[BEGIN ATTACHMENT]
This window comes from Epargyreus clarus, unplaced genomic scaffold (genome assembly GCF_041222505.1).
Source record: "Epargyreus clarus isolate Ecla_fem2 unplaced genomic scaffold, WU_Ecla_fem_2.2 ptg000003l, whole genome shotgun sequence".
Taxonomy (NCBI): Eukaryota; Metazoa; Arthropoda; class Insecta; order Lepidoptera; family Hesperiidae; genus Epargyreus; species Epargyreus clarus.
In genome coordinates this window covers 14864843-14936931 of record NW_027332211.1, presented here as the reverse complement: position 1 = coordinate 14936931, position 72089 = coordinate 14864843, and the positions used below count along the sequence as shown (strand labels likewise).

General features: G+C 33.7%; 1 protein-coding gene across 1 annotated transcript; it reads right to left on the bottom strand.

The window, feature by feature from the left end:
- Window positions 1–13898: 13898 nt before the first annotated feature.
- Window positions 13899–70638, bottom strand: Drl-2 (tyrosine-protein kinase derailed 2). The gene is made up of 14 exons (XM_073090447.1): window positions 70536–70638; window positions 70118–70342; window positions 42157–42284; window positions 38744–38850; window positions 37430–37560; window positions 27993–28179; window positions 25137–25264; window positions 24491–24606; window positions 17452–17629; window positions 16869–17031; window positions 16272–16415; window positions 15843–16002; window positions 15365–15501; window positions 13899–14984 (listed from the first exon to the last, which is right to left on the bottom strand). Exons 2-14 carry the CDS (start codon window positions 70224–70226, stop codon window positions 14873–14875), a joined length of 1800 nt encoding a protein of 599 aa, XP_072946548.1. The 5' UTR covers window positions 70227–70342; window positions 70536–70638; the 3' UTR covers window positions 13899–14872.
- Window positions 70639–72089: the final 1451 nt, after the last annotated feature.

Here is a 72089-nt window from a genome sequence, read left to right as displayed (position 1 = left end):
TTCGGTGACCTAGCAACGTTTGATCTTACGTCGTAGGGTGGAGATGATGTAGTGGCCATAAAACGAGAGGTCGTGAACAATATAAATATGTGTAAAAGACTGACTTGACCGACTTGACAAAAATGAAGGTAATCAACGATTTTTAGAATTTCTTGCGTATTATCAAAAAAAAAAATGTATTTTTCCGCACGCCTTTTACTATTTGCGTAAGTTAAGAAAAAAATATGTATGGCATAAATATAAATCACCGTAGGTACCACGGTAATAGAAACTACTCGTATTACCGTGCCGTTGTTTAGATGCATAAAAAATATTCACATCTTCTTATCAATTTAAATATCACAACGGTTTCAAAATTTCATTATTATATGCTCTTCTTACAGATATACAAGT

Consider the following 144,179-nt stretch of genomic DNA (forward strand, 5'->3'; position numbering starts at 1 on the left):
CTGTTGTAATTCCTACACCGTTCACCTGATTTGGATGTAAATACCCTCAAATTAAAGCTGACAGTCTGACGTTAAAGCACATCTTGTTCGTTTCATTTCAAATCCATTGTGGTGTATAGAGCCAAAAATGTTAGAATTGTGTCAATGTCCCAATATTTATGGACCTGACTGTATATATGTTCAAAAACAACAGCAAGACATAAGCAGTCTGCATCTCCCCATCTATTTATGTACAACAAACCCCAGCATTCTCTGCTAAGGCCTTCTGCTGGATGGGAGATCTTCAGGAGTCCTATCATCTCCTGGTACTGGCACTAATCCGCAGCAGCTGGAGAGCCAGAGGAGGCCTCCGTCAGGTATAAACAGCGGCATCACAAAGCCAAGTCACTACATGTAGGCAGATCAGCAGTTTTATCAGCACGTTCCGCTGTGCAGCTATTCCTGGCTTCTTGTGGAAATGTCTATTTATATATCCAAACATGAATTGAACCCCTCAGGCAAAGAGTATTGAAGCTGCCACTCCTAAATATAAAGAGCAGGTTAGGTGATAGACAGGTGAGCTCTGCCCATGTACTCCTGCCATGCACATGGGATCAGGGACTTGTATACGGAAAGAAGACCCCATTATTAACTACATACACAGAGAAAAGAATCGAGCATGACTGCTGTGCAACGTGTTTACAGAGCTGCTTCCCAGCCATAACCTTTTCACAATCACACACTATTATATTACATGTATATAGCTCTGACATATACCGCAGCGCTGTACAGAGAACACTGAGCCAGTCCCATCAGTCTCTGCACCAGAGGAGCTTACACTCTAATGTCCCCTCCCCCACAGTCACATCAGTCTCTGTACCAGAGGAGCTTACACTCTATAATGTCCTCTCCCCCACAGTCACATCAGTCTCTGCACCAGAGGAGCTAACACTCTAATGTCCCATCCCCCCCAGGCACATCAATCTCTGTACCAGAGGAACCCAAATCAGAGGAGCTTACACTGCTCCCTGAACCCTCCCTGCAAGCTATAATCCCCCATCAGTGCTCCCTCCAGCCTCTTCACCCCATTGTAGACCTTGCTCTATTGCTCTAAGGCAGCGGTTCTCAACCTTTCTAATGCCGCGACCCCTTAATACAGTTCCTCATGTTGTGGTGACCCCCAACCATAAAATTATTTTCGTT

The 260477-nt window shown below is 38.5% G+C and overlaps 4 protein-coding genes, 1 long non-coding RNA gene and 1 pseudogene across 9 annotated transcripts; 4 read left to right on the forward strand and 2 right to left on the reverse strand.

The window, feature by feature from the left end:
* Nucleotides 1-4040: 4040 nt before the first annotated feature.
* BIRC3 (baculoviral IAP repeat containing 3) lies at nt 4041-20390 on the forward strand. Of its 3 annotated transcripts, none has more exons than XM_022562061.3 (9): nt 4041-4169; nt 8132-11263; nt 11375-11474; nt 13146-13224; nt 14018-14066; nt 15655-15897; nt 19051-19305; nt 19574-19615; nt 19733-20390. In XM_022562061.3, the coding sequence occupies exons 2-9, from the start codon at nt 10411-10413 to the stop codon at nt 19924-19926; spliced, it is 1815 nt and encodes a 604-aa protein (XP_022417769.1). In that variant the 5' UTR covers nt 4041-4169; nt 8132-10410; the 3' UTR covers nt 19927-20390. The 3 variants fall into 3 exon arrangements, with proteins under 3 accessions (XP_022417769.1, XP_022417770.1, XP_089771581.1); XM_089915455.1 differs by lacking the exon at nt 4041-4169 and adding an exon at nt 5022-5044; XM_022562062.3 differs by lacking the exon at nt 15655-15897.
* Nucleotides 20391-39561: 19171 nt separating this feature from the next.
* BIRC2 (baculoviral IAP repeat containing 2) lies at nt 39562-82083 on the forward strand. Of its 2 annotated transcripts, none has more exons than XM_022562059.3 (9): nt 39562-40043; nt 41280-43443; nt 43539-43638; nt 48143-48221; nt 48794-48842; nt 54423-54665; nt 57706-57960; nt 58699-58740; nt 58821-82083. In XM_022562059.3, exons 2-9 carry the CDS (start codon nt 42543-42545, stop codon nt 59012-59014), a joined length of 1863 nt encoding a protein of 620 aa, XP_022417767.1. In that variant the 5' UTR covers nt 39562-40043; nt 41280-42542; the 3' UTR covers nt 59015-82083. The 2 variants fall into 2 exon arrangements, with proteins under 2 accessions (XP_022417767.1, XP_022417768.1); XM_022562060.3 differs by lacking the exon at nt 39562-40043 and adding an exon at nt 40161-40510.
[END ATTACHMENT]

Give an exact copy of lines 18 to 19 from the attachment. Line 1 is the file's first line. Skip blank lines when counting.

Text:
* Nucleotides 20391-39561: 19171 nt separating this feature from the next.
* BIRC2 (baculoviral IAP repeat containing 2) lies at nt 39562-82083 on the forward strand. Of its 2 annotated transcripts, none has more exons than XM_022562059.3 (9): nt 39562-40043; nt 41280-43443; nt 43539-43638; nt 48143-48221; nt 48794-48842; nt 54423-54665; nt 57706-57960; nt 58699-58740; nt 58821-82083. In XM_022562059.3, exons 2-9 carry the CDS (start codon nt 42543-42545, stop codon nt 59012-59014), a joined length of 1863 nt encoding a protein of 620 aa, XP_022417767.1. In that variant the 5' UTR covers nt 39562-40043; nt 41280-42542; the 3' UTR covers nt 59015-82083. The 2 variants fall into 2 exon arrangements, with proteins under 2 accessions (XP_022417767.1, XP_022417768.1); XM_022562060.3 differs by lacking the exon at nt 39562-40043 and adding an exon at nt 40161-40510.